More layoffs at Microsoft: What's really going on here?

We had a record quarter, so sorry to see you go

Analysis Microsoft plans to lay off about 1,000 people across the tech giant, despite what CEO Satya Nadella described during the corporation's April earnings call as "a record third quarter."

While reports have suggested Microsoft would cut as many 1,500 people just from its Azure for Operators group, The Register has been told that number is not accurate and is inflated.

We understand that the layoffs are spread out across more business units, including the company's Mixed Reality group, which we understand was restructured on Monday. We're told the business intends to continue working on the Defense Department's IVAS program, its Mixed Reality hardware, and HoloLens 2 kit.

"Organizational and workforce adjustments are a necessary and regular part of managing our business," a Microsoft spokesperson told The Register in an email. "We will continue to prioritize and invest in strategic growth areas for our future and in support of our customers and partners."

The job cuts are about half the number Microsoft made in January, three months after completing its acquisition of Activision Blizzard. In December, Microsoft's LinkedIn cut about 400 jobs, per a Worker Adjustment and Retraining Notification (WARN) in California. A WARN issued in Washington State in September 2023 tells of 276 people laid off from Microsoft. And at the start of 2023, the Windows biz let go of about 10,000 people.

During Microsoft's FY24 Q3 earnings call, Morgan Stanley analyst Keith Weiss asked Microsoft executives to discuss the mega-corp's AI spending. He said there's "a lot of excitement in the marketplace around generative AI and the potential of these technologies, but there’s also a lot of investment going on behind them. It looks like Microsoft is on track to ramp Capex over 50 percent year-on-year this year to over $50 billion."

Nadella responded that the spending will continue, explaining: "We have been doing what is essentially capital allocation to be a leader in AI for multiple years now. And we plan to sort of essentially keep taking that forward."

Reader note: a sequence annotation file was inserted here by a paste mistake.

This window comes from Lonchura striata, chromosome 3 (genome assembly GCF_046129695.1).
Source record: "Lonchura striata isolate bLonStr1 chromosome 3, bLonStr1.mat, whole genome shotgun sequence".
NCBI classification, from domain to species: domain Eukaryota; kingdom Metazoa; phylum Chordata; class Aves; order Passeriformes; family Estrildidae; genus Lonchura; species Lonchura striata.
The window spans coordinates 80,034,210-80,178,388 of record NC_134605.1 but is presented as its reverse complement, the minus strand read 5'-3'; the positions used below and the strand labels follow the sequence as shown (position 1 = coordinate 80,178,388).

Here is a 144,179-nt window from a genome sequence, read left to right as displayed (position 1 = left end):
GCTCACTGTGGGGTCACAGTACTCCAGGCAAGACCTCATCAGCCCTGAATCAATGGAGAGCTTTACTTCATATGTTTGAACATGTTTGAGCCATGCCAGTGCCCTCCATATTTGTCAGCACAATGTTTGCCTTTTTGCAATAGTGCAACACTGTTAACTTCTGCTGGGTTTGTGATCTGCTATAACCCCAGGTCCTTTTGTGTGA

According to CFO Amy Hood, "Capital expenditures including finance leases were $14 billion to support our cloud demand inclusive of the need to scale our AI infrastructure." A decade ago, Microsoft's quarterly capex was more like $1.2 billion. And such spending has soared in the past few years.

Faced with greater expenses, Microsoft is cutting costs, which in this case means getting rid of employees. While there's an ongoing debate about the extent to which AI will eliminate jobs and create new ones, the expense of developing AI products already appears to have employment consequences.

Last month, global outplacement firm Challenger, Gray & Christmas reported that the tech industry in April continued to lead other industries in job cuts, though these were down 58 percent from the same period a year earlier. The firm said "cost cutting" is the leading reason given for layoffs this year, followed by "restructuring."

"Artificial Intelligence was cited for 800 job cuts in April, the highest total since Challenger first tracked job cuts for this reason in May of 2023, when 3,900 cuts were cut due to this reason," the firm said. "Since then, companies cut 5,430 job cuts due to AI, either because the companies were pivoting to developing it or because it replaced tasks and roles."

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The website reports that in 2024 so far, tech firms have laid off almost 90,000 people, at a time when the US economy is adding jobs. Last month, the US Bureau of Labor Statistics said that in April, the US added 175,000 nonfarm jobs, down from about 303,000 jobs added in March.

According to an analysis by the Associated Press, the pay of CEOs running companies in the S&P 500 rose 13 percent last year and the median pay of a CEO was $16.3 million.

Workers in the private sector saw a more modest wage increase of 4.1 percent. Half of the CEOs surveyed made at least 196 times the wages of their median employee, the AP report said, up from 185 times median employee wages in last year's survey.

Nadella was paid about $48.5 million in 2023 and the median employee compensation was $193,770 per year.

Measured in executives, Microsoft is laying off about four Nadellas. ®

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